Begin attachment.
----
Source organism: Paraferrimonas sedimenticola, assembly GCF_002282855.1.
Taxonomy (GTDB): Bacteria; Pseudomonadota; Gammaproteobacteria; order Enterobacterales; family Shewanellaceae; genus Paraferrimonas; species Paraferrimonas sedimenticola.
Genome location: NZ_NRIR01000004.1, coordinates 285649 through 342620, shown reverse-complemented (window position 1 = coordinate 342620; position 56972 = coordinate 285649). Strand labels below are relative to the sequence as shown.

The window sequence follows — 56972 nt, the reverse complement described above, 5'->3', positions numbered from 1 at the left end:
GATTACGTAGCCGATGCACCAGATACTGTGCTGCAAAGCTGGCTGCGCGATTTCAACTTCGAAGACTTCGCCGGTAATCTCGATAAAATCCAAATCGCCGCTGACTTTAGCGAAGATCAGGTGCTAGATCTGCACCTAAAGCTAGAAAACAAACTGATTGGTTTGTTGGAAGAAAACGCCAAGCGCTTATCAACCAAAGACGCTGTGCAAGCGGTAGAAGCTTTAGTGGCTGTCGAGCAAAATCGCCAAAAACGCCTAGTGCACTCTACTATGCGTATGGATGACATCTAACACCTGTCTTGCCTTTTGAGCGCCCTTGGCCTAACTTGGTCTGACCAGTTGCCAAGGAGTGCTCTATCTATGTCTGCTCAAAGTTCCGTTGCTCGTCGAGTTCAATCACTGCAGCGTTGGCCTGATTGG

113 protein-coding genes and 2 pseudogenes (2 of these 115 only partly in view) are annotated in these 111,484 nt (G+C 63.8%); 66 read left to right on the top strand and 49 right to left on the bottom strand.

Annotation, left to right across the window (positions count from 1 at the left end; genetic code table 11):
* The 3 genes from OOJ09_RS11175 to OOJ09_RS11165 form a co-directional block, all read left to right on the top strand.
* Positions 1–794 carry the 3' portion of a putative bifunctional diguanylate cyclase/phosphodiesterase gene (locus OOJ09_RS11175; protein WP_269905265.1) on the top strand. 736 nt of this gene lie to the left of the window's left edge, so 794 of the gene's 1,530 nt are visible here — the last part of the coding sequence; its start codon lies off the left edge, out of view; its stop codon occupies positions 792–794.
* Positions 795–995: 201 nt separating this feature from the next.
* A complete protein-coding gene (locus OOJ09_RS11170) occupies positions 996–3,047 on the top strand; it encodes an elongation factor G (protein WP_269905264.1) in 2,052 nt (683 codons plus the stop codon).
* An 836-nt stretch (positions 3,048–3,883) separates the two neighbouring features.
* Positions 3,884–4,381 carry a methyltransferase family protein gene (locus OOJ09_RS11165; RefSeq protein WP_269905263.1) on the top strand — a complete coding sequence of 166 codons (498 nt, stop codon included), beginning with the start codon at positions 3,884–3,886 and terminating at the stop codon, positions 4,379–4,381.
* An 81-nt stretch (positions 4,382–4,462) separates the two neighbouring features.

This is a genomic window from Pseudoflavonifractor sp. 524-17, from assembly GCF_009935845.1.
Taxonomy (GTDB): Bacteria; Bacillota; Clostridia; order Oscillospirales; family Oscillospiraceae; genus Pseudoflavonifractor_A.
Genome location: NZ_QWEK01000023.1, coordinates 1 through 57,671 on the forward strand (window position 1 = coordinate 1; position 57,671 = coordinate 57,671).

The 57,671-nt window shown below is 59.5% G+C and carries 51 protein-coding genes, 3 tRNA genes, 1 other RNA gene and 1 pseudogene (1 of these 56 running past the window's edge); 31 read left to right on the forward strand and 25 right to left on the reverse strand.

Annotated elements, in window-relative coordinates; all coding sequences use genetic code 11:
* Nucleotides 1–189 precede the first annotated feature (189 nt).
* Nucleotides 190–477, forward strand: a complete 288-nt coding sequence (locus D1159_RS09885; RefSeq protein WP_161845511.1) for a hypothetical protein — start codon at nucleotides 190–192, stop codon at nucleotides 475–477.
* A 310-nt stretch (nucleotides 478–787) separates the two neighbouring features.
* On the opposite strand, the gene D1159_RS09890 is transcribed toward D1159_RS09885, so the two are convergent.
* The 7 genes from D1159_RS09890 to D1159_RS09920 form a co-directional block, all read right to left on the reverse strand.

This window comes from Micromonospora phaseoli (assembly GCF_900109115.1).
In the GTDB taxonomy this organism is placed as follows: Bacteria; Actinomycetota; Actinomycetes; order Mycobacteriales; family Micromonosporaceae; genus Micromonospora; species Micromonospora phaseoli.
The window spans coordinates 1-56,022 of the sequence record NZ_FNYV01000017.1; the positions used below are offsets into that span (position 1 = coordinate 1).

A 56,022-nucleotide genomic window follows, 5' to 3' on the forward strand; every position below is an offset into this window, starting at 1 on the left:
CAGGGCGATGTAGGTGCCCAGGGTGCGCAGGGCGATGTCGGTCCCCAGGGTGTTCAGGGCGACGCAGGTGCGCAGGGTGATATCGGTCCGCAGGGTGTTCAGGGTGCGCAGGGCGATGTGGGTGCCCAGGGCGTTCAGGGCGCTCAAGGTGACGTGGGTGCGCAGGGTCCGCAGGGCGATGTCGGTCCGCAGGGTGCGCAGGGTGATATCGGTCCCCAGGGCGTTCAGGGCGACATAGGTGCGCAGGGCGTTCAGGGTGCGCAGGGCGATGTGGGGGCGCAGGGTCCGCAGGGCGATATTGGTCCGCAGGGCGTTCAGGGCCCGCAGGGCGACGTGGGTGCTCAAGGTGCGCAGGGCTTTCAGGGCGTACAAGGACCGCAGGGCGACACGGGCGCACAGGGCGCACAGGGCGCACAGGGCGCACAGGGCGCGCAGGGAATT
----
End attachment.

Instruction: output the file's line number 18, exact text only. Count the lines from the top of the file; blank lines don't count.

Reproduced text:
The 57,671-nt window shown below is 59.5% G+C and carries 51 protein-coding genes, 3 tRNA genes, 1 other RNA gene and 1 pseudogene (1 of these 56 running past the window's edge); 31 read left to right on the forward strand and 25 right to left on the reverse strand.